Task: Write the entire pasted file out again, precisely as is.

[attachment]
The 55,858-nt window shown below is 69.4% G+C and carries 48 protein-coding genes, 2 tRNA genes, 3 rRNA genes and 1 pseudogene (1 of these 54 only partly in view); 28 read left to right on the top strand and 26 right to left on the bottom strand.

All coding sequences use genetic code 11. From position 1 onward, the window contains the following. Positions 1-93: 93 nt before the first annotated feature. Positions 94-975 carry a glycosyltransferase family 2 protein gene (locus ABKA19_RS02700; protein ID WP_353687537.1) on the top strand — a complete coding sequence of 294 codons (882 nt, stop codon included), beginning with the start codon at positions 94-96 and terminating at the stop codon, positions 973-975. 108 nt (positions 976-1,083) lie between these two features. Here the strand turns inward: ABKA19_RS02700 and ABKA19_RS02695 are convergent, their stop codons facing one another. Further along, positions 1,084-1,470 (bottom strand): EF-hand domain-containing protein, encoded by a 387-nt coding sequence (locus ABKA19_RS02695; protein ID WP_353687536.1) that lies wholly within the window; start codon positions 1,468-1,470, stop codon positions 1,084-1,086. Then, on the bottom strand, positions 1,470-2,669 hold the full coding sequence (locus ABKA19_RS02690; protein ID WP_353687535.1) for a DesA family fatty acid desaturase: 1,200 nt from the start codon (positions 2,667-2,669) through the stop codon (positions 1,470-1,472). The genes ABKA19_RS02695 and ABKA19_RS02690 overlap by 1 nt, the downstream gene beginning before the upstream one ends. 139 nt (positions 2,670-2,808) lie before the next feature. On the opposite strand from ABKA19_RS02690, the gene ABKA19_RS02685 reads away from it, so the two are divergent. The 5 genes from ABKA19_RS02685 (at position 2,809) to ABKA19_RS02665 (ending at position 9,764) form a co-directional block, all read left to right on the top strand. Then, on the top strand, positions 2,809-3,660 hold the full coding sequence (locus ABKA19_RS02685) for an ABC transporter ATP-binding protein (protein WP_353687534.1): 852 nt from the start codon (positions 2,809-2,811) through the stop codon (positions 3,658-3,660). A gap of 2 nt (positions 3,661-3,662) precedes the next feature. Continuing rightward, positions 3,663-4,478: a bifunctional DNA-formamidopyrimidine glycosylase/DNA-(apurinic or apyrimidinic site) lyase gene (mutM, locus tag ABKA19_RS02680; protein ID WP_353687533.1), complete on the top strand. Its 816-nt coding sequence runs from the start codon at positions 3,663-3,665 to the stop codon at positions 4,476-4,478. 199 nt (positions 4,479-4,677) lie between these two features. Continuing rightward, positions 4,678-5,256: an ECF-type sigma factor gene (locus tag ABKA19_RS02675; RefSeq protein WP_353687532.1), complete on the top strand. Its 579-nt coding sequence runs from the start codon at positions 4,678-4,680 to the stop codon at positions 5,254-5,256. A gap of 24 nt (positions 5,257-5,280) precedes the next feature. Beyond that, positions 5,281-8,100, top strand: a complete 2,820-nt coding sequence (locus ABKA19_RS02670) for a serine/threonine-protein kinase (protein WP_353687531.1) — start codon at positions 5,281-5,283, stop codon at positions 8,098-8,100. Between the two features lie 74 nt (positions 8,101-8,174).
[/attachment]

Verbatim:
The 55,858-nt window shown below is 69.4% G+C and carries 48 protein-coding genes, 2 tRNA genes, 3 rRNA genes and 1 pseudogene (1 of these 54 only partly in view); 28 read left to right on the top strand and 26 right to left on the bottom strand.

All coding sequences use genetic code 11. From position 1 onward, the window contains the following. Positions 1-93: 93 nt before the first annotated feature. Positions 94-975 carry a glycosyltransferase family 2 protein gene (locus ABKA19_RS02700; protein ID WP_353687537.1) on the top strand — a complete coding sequence of 294 codons (882 nt, stop codon included), beginning with the start codon at positions 94-96 and terminating at the stop codon, positions 973-975. 108 nt (positions 976-1,083) lie between these two features. Here the strand turns inward: ABKA19_RS02700 and ABKA19_RS02695 are convergent, their stop codons facing one another. Further along, positions 1,084-1,470 (bottom strand): EF-hand domain-containing protein, encoded by a 387-nt coding sequence (locus ABKA19_RS02695; protein ID WP_353687536.1) that lies wholly within the window; start codon positions 1,468-1,470, stop codon positions 1,084-1,086. Then, on the bottom strand, positions 1,470-2,669 hold the full coding sequence (locus ABKA19_RS02690; protein ID WP_353687535.1) for a DesA family fatty acid desaturase: 1,200 nt from the start codon (positions 2,667-2,669) through the stop codon (positions 1,470-1,472). The genes ABKA19_RS02695 and ABKA19_RS02690 overlap by 1 nt, the downstream gene beginning before the upstream one ends. 139 nt (positions 2,670-2,808) lie before the next feature. On the opposite strand from ABKA19_RS02690, the gene ABKA19_RS02685 reads away from it, so the two are divergent. The 5 genes from ABKA19_RS02685 (at position 2,809) to ABKA19_RS02665 (ending at position 9,764) form a co-directional block, all read left to right on the top strand. Then, on the top strand, positions 2,809-3,660 hold the full coding sequence (locus ABKA19_RS02685) for an ABC transporter ATP-binding protein (protein WP_353687534.1): 852 nt from the start codon (positions 2,809-2,811) through the stop codon (positions 3,658-3,660). A gap of 2 nt (positions 3,661-3,662) precedes the next feature. Continuing rightward, positions 3,663-4,478: a bifunctional DNA-formamidopyrimidine glycosylase/DNA-(apurinic or apyrimidinic site) lyase gene (mutM, locus tag ABKA19_RS02680; protein ID WP_353687533.1), complete on the top strand. Its 816-nt coding sequence runs from the start codon at positions 3,663-3,665 to the stop codon at positions 4,476-4,478. 199 nt (positions 4,479-4,677) lie between these two features. Continuing rightward, positions 4,678-5,256: an ECF-type sigma factor gene (locus tag ABKA19_RS02675; RefSeq protein WP_353687532.1), complete on the top strand. Its 579-nt coding sequence runs from the start codon at positions 4,678-4,680 to the stop codon at positions 5,254-5,256. A gap of 24 nt (positions 5,257-5,280) precedes the next feature. Beyond that, positions 5,281-8,100, top strand: a complete 2,820-nt coding sequence (locus ABKA19_RS02670) for a serine/threonine-protein kinase (protein WP_353687531.1) — start codon at positions 5,281-5,283, stop codon at positions 8,098-8,100. Between the two features lie 74 nt (positions 8,101-8,174).